Hide Arm/Group Description This program is self-administered, computer-based, and 30 minutes in length. Content is designed to maximize relevance for youths with internalizing distress. The program includes 5 elements: 1. An introduction the concept of neuroplasticity; 2. Testimonials from older youths describing beliefs that people’s traits are malleable, given the brain’s capacity for change; 3. Further vignettes by older youths describing times when they used “growth mindsets” to cope with peer rejection, hopelessness, and feared embarrassment; 4. A worksheet describing strategies for applying these principles to participants’ lives; 5. An exercise wherein participants write notes to younger children, using newly-gleaned information about the malleability of personal traits to help them to cope with setbacks. The Control Program is a computer-based session of supportive therapy (ST), designed to encourage youths to identify and express feelings. ST does not teach specific skills or beliefs and has been shown to be less effective than cognitive-behavioral interventions in reducing youth internalizing distress. Here, ST was designed to control for nonspecific intervention elements (eg. completing an interactive computer program) and to encourage youths to share emotions with others. ST included the same number of reading/writing activities as the experimental program and took the same amount of time (30 mins.) to complete. Total of all reporting groups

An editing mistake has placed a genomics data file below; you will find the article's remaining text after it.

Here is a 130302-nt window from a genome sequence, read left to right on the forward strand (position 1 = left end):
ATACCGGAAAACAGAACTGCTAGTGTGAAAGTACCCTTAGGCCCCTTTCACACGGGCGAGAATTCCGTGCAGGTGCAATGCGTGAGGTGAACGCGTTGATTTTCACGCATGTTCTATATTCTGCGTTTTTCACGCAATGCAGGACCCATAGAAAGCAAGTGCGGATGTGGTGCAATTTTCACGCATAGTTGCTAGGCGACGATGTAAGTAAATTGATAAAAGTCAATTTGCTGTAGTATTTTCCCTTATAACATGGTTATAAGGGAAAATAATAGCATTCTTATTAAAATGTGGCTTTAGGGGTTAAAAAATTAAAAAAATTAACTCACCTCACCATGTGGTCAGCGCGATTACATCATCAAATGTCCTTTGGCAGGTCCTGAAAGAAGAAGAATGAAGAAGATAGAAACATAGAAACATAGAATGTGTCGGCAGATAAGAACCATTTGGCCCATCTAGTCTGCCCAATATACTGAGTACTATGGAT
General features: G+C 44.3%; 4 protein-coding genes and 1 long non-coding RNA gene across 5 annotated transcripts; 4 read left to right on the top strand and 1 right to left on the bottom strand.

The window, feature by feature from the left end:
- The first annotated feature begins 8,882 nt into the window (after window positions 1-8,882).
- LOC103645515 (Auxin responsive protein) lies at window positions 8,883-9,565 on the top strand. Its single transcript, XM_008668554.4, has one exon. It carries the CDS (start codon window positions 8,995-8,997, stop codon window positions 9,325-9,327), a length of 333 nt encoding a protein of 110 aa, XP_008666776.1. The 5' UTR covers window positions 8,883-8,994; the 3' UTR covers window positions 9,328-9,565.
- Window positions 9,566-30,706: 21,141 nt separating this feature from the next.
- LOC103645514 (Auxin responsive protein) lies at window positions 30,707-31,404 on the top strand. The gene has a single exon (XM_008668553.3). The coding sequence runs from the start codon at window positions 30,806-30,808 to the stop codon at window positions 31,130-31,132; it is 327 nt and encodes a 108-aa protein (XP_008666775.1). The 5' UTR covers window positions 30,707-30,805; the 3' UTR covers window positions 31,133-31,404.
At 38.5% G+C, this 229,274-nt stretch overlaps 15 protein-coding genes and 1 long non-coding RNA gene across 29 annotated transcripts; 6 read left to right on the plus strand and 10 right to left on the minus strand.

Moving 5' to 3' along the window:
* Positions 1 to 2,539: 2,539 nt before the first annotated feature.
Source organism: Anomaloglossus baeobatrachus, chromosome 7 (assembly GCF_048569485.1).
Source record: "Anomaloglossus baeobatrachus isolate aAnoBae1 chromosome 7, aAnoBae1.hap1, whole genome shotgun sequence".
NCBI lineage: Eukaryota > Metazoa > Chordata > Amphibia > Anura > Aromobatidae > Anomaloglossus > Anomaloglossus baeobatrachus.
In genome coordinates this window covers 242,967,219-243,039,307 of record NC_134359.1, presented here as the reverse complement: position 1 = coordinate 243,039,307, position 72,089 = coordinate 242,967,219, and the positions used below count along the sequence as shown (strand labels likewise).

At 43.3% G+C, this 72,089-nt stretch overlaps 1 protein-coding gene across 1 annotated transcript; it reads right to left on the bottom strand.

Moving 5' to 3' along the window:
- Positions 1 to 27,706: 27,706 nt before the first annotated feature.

Overall Number of Baseline Participants 48 48 96
Hide Baseline Analysis Population Description
[Not Specified]
Age, Categorical  
Measure Type: Count of Participants
Unit of measure:  Participants
Number Analyzed 48 participants 48 participants 96 participants
<=18 years
48
 100.0%
48
 100.0%
96
 100.0%